Wednesday, 4 January 2006

A day without a Filipino

In 2004, the movie, “A Day Without A Mexican,” was shown in the United States. The film’s plot dealt with a hypothetical situation that many Americans cannot even contemplate happening today - what would it be like in the state of California if all the Mexican-Americans living in the state today (all one-third of the state’s population) suddenly disappeared. Without a trace and without any explanation.

One day, all the nannies, gardeners, pool cleaners, storekeepers and, of course, professionals of all careers and fields of endeavor that have helped the state run smoothly all these years were nowhere to be found. Of course, the result was total chaos and dysfunction.

The film was meant to be humorous and tongue-in-cheek, but underneath the comedy was a very serious reality — the economy of the state of California, and indeed many states in the US, was being run by immigrant labor. From California in the east to New York in the west, the American economic machine would cease to function if there were no immigrant workers to do the critical jobs necessary to make it run.

One can easily substitute the world “Mexican” in the film to “Filipino” and no one would probably notice the switch. For that matter we can extend the state of California to include most of the Middle East, many countries in Europe and majority of the United States — and the hypothesis of the movie would still stand.

Quietly, but efficiently and with total dedication and commitment, we Filipinos can be very proud of the role we play in today’s global economy. In airport duty free shops, massive oil tankers and containers ships, inside blue chip corporations, working in schools and universities and, of course, running hospitals and critical health care facilities — we Filipinos are everywhere doing critical and value-adding roles that make the world run smoothly.

In our little corner of Stockport in northwest England, in our own small way, we carry on the role that so many of our brothers and sisters perform in most parts of the world. Health care professionals, most of us, we keep the folk of the Northwest hale and healthy that they may themselves perform the various roles that they do in the community.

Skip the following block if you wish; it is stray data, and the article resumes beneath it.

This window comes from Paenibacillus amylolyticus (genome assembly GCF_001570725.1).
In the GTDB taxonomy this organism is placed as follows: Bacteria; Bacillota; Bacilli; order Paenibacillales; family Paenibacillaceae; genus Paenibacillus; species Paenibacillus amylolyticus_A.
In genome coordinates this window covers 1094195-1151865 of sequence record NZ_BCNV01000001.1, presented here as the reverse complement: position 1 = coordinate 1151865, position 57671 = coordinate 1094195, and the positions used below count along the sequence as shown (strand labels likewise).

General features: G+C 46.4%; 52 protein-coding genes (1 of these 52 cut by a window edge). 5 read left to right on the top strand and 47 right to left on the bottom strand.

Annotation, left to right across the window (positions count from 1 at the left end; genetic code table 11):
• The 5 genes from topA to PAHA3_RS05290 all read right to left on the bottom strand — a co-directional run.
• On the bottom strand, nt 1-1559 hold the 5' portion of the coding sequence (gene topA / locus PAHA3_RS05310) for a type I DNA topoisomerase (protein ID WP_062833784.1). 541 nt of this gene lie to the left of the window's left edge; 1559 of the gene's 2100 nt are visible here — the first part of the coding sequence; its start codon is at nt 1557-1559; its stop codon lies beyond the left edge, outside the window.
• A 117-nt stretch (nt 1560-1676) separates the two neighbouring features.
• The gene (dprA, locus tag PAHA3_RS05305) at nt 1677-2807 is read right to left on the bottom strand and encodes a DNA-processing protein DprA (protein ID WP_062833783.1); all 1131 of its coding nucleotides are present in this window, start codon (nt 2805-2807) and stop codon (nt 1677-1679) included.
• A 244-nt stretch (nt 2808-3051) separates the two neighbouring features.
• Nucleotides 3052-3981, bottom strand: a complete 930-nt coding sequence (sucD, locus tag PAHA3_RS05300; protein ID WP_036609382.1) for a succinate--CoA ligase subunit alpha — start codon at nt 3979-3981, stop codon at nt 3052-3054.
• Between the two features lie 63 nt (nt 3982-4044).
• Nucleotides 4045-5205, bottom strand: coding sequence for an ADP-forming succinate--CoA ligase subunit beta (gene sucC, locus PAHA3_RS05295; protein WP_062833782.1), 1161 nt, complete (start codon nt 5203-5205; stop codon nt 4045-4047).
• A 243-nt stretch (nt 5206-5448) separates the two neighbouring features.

We are in information technology too, designing websites that help businesses in the area advertise their products and services to the world. We are even in management, looking after markets and territories far beyond the confines of English shores.

Whatever it is that we do — whether assisting in an operating theatre, designing a state of the art website, developing strategies for a global organization, whipping up fantastic culinary creations or working in a learning institution — we do so with the same enthusiasm and dedication that have made us favorites the world over, including here in our corner of the United Kingdom.

This much-admired work ethic is due to our faith and spirituality as a people.

Whether it is Hong Kong, Geneva or Stockport the best place to meet and greet fellow Filipinos is in the Church. Wherever we are in the world we always strive to preserve our faith — and in keeping with its teachings — express it with the example and witness of our own lives.

Small wonder then that one day without a Filipino — wherever it may be in the world — will be one day nobody would like to experience.

GREETINGS: Warmest greetings to the Parish of St. Chad’s in Cheadle, Cheshire (United Kingdom) on the occasion of the 75th anniversary of its founding.

Published in the Sun Star Daily, Saturday, April 01, 2006 (